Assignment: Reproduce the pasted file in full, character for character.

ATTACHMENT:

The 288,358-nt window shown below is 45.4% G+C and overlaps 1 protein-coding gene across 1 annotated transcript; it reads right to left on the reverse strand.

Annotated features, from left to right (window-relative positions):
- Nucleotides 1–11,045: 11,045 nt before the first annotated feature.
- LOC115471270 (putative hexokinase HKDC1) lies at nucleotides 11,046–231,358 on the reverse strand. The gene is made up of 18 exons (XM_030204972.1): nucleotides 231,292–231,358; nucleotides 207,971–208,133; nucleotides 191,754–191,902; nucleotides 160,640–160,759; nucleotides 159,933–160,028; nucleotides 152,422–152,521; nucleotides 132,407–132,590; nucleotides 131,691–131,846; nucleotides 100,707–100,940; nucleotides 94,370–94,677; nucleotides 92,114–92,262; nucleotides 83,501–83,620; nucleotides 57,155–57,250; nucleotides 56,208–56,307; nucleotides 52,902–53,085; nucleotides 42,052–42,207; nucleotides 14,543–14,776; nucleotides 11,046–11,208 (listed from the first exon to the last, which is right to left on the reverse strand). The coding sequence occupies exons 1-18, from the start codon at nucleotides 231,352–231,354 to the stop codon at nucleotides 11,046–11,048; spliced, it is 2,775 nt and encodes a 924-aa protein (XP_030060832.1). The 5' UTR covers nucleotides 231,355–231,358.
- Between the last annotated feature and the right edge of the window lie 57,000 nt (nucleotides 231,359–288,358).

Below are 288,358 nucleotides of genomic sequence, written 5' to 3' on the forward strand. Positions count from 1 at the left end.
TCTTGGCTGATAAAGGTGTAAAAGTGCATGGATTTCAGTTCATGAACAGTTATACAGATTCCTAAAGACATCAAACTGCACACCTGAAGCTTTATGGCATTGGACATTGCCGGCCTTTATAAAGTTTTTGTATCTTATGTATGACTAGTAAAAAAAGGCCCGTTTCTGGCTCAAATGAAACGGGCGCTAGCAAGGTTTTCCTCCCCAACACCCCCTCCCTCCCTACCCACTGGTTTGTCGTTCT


The 288,358-nt window shown below is 45.4% G+C and overlaps 1 protein-coding gene across 1 annotated transcript; it reads right to left on the reverse strand.

Annotated features, from left to right (window-relative positions):
- Nucleotides 1–11,045: 11,045 nt before the first annotated feature.
- LOC115471270 (putative hexokinase HKDC1) lies at nucleotides 11,046–231,358 on the reverse strand. The gene is made up of 18 exons (XM_030204972.1): nucleotides 231,292–231,358; nucleotides 207,971–208,133; nucleotides 191,754–191,902; nucleotides 160,640–160,759; nucleotides 159,933–160,028; nucleotides 152,422–152,521; nucleotides 132,407–132,590; nucleotides 131,691–131,846; nucleotides 100,707–100,940; nucleotides 94,370–94,677; nucleotides 92,114–92,262; nucleotides 83,501–83,620; nucleotides 57,155–57,250; nucleotides 56,208–56,307; nucleotides 52,902–53,085; nucleotides 42,052–42,207; nucleotides 14,543–14,776; nucleotides 11,046–11,208 (listed from the first exon to the last, which is right to left on the reverse strand). The coding sequence occupies exons 1-18, from the start codon at nucleotides 231,352–231,354 to the stop codon at nucleotides 11,046–11,048; spliced, it is 2,775 nt and encodes a 924-aa protein (XP_030060832.1). The 5' UTR covers nucleotides 231,355–231,358.
- Between the last annotated feature and the right edge of the window lie 57,000 nt (nucleotides 231,359–288,358).

Below are 288,358 nucleotides of genomic sequence, written 5' to 3' on the forward strand. Positions count from 1 at the left end.
TCTTGGCTGATAAAGGTGTAAAAGTGCATGGATTTCAGTTCATGAACAGTTATACAGATTCCTAAAGACATCAAACTGCACACCTGAAGCTTTATGGCATTGGACATTGCCGGCCTTTATAAAGTTTTTGTATCTTATGTATGACTAGTAAAAAAAGGCCCGTTTCTGGCTCAAATGAAACGGGCGCTAGCAAGGTTTTCCTCCCCAACACCCCCTCCCTCCCTACCCACTGGTTTGTCGTTCT